While surgical procedures are measured and practiced, they can be quite scary for both your pet and you as the owner. Surgery has a clouded and mysterious aura surrounding it, which can leave people uncertain and confused. Knowing what to expect during your pet’s surgery can help ease your tension and better prepare you for the procedure itself, as well as the critical care afterward. Let’s take a closer look at what goes into pet surgery so that you can ease your mind and better care for your pet.
Preparing for Surgery
Before going into a surgical procedure, your veterinarian will want to make sure that your pet is healthy. Going under anesthesia can tax the various organs and their functions, so having optimal health before the surgery can help ensure a successful outcome. At a minimum, your vet will draw your pet’s blood to examine organ function. If your pet is having a bone or soft tissue repair, expect your vet to take diagnostic images such as MRI scans and X-Rays. Further, just before surgery, your vet will listen to your pet’s heart and lungs and take your pet’s temperature to get a solid baseline for your pet’s health. Throughout the surgery, your pet will continue to be monitored to ensure he or she stays safe and healthy through the procedure.
Day of Surgery
Usually, your pet will have a restricted diet the night before surgery. A veterinarian will recommend no food 12 hours before the surgery. Your pet should have a mostly empty stomach if they have a poor response to the anesthetic, which can cause them to vomit. Your pet will still be allowed to drink fluids, though. Sometimes your vet will ask you to give your pet pre-surgical medication. This medication may help calm your pet or stabilize your pet’s heart rate or blood pressure. On the day of the surgery, simply bring your pet to the veterinarian’s office and let the veterinarian team handle the procedure. The staff will likely take your pet to a holding room for surgical preparations.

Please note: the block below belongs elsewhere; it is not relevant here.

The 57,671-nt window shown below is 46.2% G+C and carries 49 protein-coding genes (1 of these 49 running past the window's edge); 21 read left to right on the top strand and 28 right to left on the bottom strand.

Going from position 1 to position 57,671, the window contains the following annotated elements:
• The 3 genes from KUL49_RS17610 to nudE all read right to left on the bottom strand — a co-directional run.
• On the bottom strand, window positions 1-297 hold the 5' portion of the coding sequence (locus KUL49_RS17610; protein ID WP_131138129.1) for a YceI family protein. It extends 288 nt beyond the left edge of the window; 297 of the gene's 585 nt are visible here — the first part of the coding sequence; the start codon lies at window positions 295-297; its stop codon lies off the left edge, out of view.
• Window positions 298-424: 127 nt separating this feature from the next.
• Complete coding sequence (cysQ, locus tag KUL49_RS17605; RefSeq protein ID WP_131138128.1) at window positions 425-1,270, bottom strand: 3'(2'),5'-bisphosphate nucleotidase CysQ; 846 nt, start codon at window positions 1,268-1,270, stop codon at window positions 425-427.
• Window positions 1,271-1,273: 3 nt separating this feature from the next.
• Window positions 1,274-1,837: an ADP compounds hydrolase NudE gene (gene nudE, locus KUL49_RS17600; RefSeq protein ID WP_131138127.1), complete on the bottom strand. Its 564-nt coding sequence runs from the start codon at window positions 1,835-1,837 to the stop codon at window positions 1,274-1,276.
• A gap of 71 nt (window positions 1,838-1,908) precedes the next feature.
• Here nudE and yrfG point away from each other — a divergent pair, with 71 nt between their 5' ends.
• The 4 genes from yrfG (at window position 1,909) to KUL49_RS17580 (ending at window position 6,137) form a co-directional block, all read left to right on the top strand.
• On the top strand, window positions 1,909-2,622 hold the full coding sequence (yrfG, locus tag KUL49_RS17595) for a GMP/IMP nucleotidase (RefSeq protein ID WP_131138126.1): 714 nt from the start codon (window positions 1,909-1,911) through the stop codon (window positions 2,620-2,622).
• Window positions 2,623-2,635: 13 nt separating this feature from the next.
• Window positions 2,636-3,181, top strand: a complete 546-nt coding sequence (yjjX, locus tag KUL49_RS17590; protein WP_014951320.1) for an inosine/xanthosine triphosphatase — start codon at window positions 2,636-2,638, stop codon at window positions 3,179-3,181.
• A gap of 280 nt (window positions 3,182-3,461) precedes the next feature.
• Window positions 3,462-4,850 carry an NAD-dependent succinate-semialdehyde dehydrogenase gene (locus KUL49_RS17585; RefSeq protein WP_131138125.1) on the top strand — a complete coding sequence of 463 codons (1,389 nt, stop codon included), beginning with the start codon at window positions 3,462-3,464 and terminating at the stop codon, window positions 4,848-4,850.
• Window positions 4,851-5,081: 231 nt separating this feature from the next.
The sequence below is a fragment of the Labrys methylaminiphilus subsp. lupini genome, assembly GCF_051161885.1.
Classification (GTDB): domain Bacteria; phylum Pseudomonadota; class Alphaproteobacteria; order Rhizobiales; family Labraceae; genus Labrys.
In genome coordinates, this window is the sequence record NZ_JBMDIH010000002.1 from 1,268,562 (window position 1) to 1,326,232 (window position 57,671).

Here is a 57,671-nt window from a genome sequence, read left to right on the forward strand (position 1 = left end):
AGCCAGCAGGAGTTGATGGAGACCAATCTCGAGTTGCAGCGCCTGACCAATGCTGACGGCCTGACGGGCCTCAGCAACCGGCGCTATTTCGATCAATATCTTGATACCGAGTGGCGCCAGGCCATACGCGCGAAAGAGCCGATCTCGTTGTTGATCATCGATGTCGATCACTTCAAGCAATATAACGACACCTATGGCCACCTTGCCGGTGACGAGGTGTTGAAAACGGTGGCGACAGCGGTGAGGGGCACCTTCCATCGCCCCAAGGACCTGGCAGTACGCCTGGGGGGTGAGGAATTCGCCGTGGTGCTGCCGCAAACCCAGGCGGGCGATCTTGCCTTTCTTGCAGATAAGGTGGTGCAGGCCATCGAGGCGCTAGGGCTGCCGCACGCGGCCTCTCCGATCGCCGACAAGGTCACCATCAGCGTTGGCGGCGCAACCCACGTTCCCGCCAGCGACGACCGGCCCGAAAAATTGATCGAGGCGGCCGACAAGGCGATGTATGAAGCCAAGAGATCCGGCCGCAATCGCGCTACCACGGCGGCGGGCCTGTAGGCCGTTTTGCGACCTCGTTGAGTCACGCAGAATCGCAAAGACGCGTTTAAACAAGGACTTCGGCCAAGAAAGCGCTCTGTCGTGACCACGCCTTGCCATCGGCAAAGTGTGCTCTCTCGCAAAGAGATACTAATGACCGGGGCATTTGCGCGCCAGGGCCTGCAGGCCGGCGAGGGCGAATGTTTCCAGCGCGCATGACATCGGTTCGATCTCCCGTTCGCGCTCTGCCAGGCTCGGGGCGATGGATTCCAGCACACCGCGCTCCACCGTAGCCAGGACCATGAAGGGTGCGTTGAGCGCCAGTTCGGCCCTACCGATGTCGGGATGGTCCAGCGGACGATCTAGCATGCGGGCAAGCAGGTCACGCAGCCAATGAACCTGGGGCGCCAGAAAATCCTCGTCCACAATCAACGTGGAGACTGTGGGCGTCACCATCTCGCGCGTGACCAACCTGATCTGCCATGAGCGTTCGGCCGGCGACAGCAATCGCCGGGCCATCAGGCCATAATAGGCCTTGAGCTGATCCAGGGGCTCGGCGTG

If you feel nervous or upset about having your pet undergo surgery, be sure to talk to the doctors, nurses, and staff. They understand what you are going through and how you feel. Many veterinarian offices will give you an outline of the procedure and estimate when the surgery will be completed. It is perfectly alright to call the veterinarian’s office to get a progress report on your pet throughout the day. Hearing that your pet is recovering and doing well can give you the peace of mind needed to ease your tension.
Every pet is an individual, and each surgery is a little different. The veterinarian will customize the directions for your pet’s aftercare for your cat or dog. In general, though, expect there to be some level of ongoing care required on your part as the pet owner. Often, medication will be prescribed by the veterinarian for your pet. This medication can be an antibiotic to help fight off possible infection, or it can be an anti-inflammatory to help reduce swelling and inflammation at the surgery site. Your pet may also be on a modified diet following the surgery.
If your pet has had surgery on a limb, he or she may require ongoing physical therapy to rehab the joint. This rehab work can be as simple as modifying their regular daily exercise routine or as complex as planned and scheduled exercises, activities, and stretches to work through with your dog. You may be able to perform these exercises at home or may have to work with a trained veterinarian physical therapist to help your pet recover. Your veterinarian will want to see your pet in seven to ten days to monitor overall progress and recovery in most cases.